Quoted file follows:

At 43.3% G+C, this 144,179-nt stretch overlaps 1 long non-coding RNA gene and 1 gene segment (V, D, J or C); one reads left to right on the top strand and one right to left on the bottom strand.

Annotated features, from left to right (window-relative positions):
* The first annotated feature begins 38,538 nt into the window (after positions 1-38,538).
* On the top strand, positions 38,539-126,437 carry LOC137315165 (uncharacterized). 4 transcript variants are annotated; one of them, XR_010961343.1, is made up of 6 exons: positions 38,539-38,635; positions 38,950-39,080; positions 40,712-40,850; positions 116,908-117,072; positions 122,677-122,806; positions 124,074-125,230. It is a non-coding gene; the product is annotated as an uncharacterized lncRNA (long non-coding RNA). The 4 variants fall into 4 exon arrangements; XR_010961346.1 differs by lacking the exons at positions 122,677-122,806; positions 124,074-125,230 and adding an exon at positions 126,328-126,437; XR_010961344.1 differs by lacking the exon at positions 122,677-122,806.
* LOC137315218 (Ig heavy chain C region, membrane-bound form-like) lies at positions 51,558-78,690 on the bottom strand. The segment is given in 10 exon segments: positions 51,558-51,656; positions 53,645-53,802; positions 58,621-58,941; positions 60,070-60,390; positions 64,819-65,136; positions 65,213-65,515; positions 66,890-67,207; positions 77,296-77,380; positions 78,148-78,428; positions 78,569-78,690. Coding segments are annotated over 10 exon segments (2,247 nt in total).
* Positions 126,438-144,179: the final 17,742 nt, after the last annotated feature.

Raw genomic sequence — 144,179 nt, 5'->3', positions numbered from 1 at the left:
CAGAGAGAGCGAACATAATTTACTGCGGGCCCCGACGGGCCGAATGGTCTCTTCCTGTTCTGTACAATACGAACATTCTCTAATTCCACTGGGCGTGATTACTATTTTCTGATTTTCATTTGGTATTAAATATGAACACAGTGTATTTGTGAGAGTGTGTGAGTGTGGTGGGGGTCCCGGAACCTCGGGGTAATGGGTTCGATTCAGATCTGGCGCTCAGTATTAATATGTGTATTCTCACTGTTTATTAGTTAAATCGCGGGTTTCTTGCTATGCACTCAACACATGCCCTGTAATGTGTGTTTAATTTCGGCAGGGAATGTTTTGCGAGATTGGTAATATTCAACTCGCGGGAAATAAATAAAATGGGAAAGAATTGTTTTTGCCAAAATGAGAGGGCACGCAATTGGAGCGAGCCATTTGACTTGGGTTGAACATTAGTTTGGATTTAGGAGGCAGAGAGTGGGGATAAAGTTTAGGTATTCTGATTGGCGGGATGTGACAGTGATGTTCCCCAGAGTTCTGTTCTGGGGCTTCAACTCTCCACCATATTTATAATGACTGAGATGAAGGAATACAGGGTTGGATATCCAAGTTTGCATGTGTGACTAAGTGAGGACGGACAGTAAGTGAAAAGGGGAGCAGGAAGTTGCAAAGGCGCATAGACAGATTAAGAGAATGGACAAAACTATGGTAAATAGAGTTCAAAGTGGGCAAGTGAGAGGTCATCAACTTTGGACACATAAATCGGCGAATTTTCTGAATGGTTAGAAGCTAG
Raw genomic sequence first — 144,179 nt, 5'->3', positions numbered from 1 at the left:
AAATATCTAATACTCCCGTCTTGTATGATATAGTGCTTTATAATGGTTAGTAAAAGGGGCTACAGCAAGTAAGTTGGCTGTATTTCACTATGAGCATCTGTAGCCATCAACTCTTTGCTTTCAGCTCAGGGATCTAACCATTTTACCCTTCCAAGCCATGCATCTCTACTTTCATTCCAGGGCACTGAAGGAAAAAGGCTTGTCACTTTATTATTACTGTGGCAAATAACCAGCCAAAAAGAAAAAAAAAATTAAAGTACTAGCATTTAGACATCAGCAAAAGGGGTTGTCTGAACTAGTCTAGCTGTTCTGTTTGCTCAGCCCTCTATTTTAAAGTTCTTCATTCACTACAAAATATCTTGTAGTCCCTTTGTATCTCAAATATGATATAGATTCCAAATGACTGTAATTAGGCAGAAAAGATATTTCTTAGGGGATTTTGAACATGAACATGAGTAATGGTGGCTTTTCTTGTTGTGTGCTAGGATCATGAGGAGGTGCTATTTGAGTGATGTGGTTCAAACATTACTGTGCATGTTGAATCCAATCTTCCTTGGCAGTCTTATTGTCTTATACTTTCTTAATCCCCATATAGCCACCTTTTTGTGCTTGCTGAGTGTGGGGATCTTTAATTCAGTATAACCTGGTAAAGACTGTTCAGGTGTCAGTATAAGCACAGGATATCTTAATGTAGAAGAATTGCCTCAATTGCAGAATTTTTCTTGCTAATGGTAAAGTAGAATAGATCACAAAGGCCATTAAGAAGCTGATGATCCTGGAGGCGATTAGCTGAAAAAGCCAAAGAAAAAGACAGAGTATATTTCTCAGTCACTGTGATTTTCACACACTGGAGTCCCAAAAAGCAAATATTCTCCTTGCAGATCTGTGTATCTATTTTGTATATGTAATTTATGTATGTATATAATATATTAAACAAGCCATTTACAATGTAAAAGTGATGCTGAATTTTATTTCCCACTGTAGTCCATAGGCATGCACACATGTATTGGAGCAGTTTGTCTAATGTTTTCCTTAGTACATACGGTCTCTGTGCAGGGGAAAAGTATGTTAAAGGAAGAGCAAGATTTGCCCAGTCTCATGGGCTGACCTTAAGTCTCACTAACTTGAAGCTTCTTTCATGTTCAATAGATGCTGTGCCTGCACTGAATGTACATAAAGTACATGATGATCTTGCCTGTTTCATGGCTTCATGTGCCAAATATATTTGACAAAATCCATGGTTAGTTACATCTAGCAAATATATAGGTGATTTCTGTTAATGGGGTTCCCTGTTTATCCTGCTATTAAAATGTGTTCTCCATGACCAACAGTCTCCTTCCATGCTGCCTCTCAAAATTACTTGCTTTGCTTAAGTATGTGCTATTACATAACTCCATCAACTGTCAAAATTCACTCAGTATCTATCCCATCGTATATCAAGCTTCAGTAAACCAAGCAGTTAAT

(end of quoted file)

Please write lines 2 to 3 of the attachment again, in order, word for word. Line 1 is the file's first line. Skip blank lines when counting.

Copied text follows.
Annotated features, from left to right (window-relative positions):
* The first annotated feature begins 38,538 nt into the window (after positions 1-38,538).